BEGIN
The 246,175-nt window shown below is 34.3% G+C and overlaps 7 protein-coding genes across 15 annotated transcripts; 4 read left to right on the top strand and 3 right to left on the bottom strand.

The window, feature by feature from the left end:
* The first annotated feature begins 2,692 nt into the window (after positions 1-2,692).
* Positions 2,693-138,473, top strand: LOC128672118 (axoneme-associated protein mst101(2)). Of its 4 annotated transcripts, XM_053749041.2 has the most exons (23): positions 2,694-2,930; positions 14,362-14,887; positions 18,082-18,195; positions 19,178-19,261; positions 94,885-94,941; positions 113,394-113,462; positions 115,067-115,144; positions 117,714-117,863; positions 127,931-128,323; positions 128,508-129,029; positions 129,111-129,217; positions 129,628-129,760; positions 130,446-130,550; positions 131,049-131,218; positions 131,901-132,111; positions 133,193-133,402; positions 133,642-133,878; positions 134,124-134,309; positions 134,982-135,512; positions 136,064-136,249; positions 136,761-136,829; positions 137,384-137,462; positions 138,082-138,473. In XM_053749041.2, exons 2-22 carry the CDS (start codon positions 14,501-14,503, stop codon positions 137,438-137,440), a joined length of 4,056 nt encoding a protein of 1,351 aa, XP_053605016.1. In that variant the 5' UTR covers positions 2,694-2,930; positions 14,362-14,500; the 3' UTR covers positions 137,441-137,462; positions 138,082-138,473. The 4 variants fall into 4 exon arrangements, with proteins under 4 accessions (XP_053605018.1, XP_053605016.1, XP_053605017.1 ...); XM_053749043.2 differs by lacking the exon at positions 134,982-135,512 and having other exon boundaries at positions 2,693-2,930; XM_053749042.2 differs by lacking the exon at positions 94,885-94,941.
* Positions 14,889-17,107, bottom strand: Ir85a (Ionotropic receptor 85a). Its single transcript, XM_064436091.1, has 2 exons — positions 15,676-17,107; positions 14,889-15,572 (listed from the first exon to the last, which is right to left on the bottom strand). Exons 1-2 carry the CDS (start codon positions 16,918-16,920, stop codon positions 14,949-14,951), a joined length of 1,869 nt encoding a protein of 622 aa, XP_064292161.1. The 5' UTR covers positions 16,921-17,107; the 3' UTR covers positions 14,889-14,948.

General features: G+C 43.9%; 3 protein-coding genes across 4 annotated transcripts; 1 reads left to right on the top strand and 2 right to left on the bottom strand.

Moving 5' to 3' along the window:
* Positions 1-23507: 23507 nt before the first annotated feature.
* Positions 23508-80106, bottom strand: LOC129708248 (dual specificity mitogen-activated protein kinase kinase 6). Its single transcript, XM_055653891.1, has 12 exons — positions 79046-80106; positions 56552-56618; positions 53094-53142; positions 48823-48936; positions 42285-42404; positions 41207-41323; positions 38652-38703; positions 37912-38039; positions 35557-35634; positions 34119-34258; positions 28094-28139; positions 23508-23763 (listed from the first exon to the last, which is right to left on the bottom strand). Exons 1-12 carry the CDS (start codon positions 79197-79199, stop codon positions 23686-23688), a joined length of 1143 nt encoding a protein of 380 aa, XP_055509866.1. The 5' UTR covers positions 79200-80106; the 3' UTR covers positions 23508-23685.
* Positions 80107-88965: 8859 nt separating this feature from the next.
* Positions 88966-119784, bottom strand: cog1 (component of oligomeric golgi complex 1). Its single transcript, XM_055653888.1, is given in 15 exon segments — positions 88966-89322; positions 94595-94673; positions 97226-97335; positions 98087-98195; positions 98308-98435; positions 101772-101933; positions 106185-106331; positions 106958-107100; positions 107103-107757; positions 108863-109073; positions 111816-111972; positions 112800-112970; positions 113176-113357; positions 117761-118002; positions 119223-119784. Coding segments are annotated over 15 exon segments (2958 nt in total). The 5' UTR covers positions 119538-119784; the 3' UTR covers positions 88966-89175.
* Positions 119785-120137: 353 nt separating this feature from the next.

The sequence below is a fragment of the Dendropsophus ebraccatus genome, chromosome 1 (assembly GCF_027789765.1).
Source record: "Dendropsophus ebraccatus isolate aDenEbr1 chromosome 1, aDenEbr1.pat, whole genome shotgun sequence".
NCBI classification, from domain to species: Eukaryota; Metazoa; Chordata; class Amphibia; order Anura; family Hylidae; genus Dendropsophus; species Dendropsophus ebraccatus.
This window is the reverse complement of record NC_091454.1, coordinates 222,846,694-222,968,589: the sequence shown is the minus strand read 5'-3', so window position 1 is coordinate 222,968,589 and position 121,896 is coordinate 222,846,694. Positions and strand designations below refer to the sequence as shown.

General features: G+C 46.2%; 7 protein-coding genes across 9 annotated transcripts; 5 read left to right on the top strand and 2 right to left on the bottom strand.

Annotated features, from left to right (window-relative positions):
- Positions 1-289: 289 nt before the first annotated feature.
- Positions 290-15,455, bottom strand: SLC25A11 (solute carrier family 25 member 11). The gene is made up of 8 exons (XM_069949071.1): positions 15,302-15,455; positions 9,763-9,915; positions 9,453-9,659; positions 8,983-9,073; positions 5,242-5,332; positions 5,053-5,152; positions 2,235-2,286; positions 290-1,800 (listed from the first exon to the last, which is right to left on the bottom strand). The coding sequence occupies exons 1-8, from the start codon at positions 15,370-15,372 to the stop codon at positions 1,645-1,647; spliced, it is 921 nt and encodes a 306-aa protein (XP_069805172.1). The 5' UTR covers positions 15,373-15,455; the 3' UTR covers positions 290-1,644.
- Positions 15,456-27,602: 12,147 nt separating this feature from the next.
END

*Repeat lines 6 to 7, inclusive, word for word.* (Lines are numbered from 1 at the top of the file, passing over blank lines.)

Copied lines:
General features: G+C 43.9%; 3 protein-coding genes across 4 annotated transcripts; 1 reads left to right on the top strand and 2 right to left on the bottom strand.

Moving 5' to 3' along the window: